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Letter to Senator Kerry Supporting the Ratification of the Convention for the Elimination of All Forms of Discrimination against Women (CEDAW)

May 10, 2012

Dear Senator Kerry: 

On behalf of the more than three million members of the National Education Association’s (NEA), we would like to express our support for immediate ratification of the Convention for the Elimination of All Forms of Discrimination against Women (CEDAW).   

The NEA Legislative Program, adopted by the more than 8,000 delegates to our annual Representative Assembly, calls for CEDAW ratification.  NEA Resolutions call for all nations “to respect and protect the basic human and civil rights of every individual” and state that “all persons, regardless of gender, must have equal opportunity for employment, promotion, compensation…and leadership.”  Ratification of CEDAW would advance these important goals.   

The United States will be strengthened as a global leader in furthering the rights of women if we ratify CEDAW.  CEDAW would strengthen efforts to ensure that women around the world are treated fairly and have the opportunity to reach their full potential.  It would provide the State Department an additional tool to help combat violence against women, give women greater opportunities for education, reform unfair inheritance and property rights, and strengthen women’s access to fair employment.   

In this age of global interdependency, the fate of our nation is more closely intertwined with that of the rest of the world than ever before.  Yet, too many women and girls need greater access to education.  Two-thirds of the world’s 774 million illiterate adults are women, a proportion that has not changed over the past 20 years.  The United States can enhance our longstanding role as a global leader for women’s rights and human rights if we engage with the community of nations that has ratified CEDAW in determining how best to achieve progress for women and girls.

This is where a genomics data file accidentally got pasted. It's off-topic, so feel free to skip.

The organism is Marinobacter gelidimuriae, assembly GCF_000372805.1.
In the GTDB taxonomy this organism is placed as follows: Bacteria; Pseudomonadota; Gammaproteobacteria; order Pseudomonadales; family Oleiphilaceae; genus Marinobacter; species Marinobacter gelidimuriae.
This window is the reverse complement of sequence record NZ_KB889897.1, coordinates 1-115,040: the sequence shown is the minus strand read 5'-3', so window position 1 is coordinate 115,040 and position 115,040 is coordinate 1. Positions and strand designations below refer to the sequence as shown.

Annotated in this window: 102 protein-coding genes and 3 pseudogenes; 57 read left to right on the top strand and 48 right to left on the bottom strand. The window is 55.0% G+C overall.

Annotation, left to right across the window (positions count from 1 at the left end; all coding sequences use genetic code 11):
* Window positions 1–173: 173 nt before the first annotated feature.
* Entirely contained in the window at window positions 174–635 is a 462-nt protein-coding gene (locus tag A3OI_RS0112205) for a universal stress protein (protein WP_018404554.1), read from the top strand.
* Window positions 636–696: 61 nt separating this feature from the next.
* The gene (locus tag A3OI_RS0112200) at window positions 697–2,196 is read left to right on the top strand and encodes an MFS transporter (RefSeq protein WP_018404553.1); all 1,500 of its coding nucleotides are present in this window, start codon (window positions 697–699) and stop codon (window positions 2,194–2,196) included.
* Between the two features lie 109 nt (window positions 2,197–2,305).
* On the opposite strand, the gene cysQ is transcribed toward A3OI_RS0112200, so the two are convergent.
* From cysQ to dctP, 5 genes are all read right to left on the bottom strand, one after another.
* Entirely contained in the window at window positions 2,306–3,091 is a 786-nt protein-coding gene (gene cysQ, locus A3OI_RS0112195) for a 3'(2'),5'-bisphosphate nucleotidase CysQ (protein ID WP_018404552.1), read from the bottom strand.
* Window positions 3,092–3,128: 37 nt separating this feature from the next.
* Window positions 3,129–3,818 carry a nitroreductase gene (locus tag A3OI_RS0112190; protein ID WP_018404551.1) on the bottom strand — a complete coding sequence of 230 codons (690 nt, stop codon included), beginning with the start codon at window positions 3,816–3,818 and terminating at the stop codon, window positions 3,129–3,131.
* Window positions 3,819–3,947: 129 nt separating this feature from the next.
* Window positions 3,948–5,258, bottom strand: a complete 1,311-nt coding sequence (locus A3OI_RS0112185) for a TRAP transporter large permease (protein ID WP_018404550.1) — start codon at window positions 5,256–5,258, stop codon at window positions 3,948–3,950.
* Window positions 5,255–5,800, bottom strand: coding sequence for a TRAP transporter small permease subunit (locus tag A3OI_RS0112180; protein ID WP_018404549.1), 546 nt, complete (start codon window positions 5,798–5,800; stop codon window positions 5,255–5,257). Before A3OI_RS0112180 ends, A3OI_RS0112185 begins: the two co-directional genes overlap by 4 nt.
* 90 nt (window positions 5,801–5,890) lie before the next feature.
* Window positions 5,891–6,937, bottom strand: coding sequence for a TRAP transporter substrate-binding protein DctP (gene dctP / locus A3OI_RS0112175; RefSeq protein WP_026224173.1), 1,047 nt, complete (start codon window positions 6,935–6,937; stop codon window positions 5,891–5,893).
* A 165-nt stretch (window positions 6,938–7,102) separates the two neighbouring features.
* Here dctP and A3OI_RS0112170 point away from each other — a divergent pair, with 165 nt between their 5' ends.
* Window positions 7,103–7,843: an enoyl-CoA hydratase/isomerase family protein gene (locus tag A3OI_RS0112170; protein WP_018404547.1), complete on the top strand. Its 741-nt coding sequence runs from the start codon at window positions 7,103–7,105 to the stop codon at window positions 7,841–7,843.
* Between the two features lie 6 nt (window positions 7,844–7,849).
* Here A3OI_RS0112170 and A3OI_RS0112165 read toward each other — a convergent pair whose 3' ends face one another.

While women in the United States enjoy opportunities and status that are not available to many women in other parts of the world, few would dispute that more progress is warranted.  One in four high school girls in this country drops out before graduation, and those girls have an average annual income that is $9,100 below even the low wages earned by boys who drop out.  In career and technical education, girls in this country are still conspicuously absent from classes that prepare students for higher-paying, traditionally male occupations, such as electricians and automotive technicians.  In higher education, women are only a small percentage of those studying and teaching physical and computer sciences and engineering.  CEDAW would provide a stimulus for greater focus on these issues, and for efforts to eliminate barriers and encourage girls and women to develop their interests in non-traditional areas. 

We urge the Senate to act on this critical item.   

Sincerely,

Kim Anderson 
Director, Center for Advocacy 

Mary Kusler
Director of Government Relations